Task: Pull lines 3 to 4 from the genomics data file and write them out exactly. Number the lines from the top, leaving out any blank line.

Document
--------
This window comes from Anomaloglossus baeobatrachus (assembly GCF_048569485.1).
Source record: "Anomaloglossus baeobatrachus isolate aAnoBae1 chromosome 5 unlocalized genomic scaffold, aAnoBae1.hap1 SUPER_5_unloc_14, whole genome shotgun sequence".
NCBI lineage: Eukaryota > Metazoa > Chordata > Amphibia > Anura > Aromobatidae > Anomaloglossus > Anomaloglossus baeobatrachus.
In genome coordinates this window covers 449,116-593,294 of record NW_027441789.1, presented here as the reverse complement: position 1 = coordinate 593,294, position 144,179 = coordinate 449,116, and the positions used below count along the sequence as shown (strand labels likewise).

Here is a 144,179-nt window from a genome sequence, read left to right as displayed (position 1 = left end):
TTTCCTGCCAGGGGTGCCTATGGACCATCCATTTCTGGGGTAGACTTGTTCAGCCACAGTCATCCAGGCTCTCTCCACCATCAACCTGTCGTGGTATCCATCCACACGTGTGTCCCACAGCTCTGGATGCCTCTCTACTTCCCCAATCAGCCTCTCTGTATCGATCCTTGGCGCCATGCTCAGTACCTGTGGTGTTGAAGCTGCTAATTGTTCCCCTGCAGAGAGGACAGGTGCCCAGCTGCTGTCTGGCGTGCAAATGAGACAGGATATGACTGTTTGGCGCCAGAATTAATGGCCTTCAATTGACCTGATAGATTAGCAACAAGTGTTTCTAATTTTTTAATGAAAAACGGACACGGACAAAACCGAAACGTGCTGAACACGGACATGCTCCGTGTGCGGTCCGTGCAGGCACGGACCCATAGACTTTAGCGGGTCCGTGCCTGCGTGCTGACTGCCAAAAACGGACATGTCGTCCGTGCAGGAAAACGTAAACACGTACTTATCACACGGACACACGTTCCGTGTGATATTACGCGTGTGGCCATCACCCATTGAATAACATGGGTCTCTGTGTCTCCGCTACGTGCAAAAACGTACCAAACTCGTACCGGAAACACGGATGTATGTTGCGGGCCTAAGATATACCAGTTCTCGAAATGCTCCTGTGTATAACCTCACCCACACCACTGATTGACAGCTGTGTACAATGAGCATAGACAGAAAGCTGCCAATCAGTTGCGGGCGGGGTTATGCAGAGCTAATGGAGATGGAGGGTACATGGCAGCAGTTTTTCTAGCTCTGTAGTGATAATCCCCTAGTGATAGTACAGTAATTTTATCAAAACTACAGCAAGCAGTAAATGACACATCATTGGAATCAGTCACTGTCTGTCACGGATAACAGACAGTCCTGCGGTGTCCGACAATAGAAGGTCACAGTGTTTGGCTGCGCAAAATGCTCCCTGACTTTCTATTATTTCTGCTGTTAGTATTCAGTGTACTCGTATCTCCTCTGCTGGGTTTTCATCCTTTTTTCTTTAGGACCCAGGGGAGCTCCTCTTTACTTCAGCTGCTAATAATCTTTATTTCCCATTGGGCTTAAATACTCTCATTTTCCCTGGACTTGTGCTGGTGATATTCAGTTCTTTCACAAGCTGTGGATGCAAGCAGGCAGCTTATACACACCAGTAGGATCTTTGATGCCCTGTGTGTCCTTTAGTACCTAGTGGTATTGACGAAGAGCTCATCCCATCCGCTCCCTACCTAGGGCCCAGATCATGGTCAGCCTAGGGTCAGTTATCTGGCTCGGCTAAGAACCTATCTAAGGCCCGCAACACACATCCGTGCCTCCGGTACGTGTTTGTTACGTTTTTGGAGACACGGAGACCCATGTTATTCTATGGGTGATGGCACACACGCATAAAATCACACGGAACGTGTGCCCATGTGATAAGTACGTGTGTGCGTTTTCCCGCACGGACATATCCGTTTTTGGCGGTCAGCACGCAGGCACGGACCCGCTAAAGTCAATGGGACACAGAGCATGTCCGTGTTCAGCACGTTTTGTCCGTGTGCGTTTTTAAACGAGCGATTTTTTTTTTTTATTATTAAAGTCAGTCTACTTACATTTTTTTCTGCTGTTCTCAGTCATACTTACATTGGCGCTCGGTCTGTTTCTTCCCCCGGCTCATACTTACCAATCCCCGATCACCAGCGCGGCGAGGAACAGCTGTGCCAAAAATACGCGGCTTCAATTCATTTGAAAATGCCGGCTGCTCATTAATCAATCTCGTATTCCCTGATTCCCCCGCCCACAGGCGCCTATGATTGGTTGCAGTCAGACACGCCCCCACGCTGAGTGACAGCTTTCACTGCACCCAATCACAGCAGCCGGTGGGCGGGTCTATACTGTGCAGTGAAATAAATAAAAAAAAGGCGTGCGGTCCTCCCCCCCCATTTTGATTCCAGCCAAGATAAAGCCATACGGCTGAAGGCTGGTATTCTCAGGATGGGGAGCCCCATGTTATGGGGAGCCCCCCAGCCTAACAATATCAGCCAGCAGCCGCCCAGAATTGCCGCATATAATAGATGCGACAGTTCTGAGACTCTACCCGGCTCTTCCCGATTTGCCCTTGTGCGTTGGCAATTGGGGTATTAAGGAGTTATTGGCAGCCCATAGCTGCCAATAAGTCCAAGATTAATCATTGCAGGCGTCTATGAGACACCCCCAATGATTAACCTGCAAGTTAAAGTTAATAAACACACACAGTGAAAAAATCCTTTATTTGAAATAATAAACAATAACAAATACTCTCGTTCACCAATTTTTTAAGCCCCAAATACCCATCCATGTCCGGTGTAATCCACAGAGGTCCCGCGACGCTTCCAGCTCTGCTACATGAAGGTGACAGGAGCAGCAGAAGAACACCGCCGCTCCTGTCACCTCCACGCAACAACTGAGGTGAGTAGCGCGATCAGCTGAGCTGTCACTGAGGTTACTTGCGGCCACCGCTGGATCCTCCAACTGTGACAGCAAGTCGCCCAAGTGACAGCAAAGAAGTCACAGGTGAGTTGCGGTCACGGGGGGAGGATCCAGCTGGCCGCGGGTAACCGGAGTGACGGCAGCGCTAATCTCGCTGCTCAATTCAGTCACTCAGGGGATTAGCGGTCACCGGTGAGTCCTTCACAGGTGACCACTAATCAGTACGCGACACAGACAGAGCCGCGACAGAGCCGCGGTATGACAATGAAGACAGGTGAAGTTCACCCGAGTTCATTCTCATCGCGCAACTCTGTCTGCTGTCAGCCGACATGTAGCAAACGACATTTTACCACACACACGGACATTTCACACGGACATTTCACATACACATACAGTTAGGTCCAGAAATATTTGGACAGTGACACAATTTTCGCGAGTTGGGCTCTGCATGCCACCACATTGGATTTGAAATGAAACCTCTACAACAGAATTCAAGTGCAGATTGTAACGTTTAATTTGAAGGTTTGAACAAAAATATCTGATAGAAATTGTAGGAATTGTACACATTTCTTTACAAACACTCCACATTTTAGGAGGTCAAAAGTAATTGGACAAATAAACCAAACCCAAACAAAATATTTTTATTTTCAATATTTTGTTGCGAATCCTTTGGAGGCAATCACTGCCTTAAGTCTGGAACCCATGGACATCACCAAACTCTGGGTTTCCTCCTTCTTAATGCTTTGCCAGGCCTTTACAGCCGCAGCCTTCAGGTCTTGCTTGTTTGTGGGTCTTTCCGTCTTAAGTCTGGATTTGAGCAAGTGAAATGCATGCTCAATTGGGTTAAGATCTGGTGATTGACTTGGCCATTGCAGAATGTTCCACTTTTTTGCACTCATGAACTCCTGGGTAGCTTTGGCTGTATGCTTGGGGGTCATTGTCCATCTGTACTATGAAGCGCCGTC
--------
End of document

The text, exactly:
NCBI lineage: Eukaryota > Metazoa > Chordata > Amphibia > Anura > Aromobatidae > Anomaloglossus > Anomaloglossus baeobatrachus.
In genome coordinates this window covers 449,116-593,294 of record NW_027441789.1, presented here as the reverse complement: position 1 = coordinate 593,294, position 144,179 = coordinate 449,116, and the positions used below count along the sequence as shown (strand labels likewise).